blossomsWhat is gardening other than simply controlling what grows where and how?  These days there’s a renewed interest in native species.  Gardeners are choosing them over more exotic varieties because they require less maintenance.  They are more climate friendly, require less watering and aren’t as easily devoured by pests. What a brilliant idea!  Plant trees, shrubs and flowers that used to naturally grow in your local area before humans started intervening with their gardening practices. 

No need to go to a garden centre to purchase native plants.  Just stop mowing your lawn in select areas and it won’t be long before native species take root and start growing where their seeds have implanted themselves into the earth (with no help whatsover from human hands).  

Couldn’t this practice be applied to people as well as plants?  I wonder what would happen if humans just relaxed a bit and tried to grow where they were planted, making the most of their surroundings and learning to live within the boundaries of their present circumstances.  Imagine what could be done if all the energy that was normally directed at adapting to a strange environment was focused on simply making the most of here and now.  Maybe we’d all be in bloom.

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Purple haze all in my brain
Lately things just don’t seem the same
Actin’ funny, but I don’t know why
‘Scuse me while I kiss the sky
~ Jimi Hendrix

purple starfishWith less than three weeks left to go before Midsummer’s Eve, spring is in full swing.  The days aren’t as warm as we’d like yet, but summer is on the doorstep.  The color purple caught my eye today on spruce cones along the Salt Marsh Trail.  It won’t be long before their light purple color will darken and eventually change to brown.  Right now, their hue contrasts nicely with the fresh light green of the new growth.  

Starfish can often be spotted from the first couple of bridges along the trail.  Today I was able to catch a glimpse of one with its arms stretched out evenly  in the water.  Live, local starfish have a purple cast that’s barely discernible on sun-dried specimens found along the seashore.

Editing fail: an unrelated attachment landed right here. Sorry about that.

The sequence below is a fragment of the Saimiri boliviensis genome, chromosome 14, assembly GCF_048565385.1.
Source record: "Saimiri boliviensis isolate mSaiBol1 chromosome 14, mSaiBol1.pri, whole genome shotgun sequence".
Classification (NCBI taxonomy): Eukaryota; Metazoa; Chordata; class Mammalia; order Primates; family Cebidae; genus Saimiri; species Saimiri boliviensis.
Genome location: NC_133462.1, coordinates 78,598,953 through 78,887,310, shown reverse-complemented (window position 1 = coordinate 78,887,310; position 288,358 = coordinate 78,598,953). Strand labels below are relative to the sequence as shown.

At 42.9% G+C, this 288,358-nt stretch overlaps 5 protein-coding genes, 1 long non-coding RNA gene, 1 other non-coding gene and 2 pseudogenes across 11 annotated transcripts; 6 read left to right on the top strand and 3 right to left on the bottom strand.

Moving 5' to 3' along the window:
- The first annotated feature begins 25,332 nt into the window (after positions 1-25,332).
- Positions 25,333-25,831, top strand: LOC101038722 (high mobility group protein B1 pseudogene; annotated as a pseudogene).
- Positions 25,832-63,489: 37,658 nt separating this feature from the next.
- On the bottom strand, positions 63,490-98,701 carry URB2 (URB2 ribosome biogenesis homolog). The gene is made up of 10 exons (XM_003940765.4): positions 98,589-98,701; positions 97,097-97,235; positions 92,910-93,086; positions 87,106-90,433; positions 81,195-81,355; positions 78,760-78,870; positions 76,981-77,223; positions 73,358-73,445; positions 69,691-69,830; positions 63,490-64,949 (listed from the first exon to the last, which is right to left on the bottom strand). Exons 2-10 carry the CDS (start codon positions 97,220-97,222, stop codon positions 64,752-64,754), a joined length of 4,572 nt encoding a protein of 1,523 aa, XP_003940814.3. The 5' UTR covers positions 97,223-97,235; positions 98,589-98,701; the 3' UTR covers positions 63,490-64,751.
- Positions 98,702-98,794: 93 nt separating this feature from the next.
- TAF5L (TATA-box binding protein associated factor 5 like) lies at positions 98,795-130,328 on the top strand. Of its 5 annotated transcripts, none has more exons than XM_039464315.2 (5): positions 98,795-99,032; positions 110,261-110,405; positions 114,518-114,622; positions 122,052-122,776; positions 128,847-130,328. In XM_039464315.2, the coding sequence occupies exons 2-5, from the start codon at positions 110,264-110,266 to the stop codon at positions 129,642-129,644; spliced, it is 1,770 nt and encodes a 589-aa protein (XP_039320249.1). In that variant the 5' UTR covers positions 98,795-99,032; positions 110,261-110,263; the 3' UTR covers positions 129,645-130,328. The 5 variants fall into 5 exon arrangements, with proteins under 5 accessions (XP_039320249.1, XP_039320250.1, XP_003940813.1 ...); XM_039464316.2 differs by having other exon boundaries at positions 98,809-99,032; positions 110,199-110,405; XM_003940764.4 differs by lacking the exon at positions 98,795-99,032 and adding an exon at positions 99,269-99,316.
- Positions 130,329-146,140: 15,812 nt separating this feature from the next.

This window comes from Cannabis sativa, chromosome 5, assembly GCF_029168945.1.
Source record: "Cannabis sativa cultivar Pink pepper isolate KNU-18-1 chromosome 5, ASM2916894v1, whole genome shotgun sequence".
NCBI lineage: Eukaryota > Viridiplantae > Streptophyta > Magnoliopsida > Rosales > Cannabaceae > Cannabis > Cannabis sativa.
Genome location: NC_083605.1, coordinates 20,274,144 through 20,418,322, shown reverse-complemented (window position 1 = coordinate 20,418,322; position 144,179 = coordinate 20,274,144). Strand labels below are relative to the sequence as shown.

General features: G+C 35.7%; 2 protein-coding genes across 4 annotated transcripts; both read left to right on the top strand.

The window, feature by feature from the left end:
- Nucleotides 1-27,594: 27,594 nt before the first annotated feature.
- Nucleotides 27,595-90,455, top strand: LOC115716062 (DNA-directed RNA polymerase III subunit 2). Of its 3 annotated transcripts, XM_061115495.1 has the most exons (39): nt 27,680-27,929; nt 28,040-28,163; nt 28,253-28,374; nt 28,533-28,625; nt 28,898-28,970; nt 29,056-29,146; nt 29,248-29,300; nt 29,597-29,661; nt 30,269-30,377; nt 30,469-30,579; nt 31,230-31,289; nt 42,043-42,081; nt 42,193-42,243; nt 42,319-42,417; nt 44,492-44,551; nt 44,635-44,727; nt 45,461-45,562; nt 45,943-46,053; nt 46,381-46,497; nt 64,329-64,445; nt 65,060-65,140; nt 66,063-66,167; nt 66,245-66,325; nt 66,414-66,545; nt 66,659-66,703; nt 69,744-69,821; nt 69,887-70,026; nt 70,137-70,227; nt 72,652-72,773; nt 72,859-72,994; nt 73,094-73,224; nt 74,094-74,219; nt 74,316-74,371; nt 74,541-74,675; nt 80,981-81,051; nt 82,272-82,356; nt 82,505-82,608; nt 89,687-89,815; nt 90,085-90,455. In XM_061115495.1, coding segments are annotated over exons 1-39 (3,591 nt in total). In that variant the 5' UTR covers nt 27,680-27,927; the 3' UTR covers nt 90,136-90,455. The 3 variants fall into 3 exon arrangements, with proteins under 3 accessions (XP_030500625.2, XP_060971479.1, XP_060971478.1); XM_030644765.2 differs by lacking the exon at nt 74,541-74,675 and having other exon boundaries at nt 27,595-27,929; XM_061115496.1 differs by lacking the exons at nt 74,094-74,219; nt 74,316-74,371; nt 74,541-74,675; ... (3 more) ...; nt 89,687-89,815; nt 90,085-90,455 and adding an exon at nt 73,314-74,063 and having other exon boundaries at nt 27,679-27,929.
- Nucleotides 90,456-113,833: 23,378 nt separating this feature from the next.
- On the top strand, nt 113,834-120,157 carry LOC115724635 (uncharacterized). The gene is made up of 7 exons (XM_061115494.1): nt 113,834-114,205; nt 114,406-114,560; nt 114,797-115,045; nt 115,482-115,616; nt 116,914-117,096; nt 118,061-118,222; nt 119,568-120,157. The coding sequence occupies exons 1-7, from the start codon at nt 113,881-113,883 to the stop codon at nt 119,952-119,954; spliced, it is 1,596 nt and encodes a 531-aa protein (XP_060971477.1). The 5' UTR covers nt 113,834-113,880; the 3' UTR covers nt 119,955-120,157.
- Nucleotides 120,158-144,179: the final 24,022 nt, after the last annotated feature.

Following the lead of wild ones in the grass, the deeper purple tame violets have emerged in the flower bed.  Their brilliant color will fade with the summer’s heat. 

lupinsPurple lupins are a common sight along the side of the road and in gardens in Nova Scotia.   Though they’re also found in shades of pink and white, the purple ones seem to dominate.

Purple is a color associated with spirituality, mystery and royalty.  During different periods in history, its use in clothing has been restricted to either nobility or an elite class of individuals.  It can be created by a variety of methods using lichens, the roots of madder plants or murex shells, with the latter producing the most brilliant hue.  In painting, it was a favorite of Vincent Van Gogh who often juxtaposed it with yellow for maximum effect.

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forgetmenotsBoth the sight and scent of flowers delight.  They’re often present at life’s important occasions:  weddings, funerals, birthdays and anniversaries.  They help cheer people up when they’re sick or sad and help us make celebrations more special.  They also trigger memories, and so, are often dried or pressed between leaves of a book for safe keeping.  Most perfumes are made from concentrated floral scents.  The slightest whiff of a familiar perfume can awaken a sleeping mountain of memories.

A rose by any other name would smell as sweet.

~ William Shakespeare

Floral names for women have always been popular, among them:  Rosa, Daisy, Iris, Violet, Lily, Myrtle, Margarite and Jasmine.  Although most people love trees, they certainly don’t name their daughters Spruce or Maple.  Why do flowers have this special place in our lives? 

Could it be because the olfactory nerve that plays such an important role in our sense of smell is located right next to the part of our brain where memory is stored?  Or is there some more mysterious reason?  After all, shape and color define flowers as much as scent.

lilliesMy dad’s favorite flower was lily of the valley, which happens to be in bloom now in my flower beds. It’s almost impossible for me to look at these delicate white flowers without thinking of him.  These are also my friend Rose’s favorite flowers, so they also trigger thoughts of her too.  Oddly enough, I don’t think of Rose when I look at roses. 

Forget-me-nots are also in bloom.  They remind me of my grandparents who had the words ‘forget-me-not’ engraved in my grandmother’s wedding ring.  The flowers and phrase are now on their shared grave marker.  Queen Anne’s lace, sunflowers, daisies, carnations and gardenias all bring to mind a different person whom I know prefers that one flower over all others, yet  I’ve never thought of asking them why they’ve selected that particular one as their favorite.

wildvioletWith such a variety of blooms to choose from, it’s difficult to pick just one.  Though the scent of lilacs is wonderfully intoxicating, I think I’m pretty settled on wild violets.  I love their purplish blue color and the way they grow unobstrusively in the woods in spring time.   

Do you have a preference or know what your beloved’s favorites are?  

This post was inspired by Gerry’s recent floral posts at Torch Lake Views.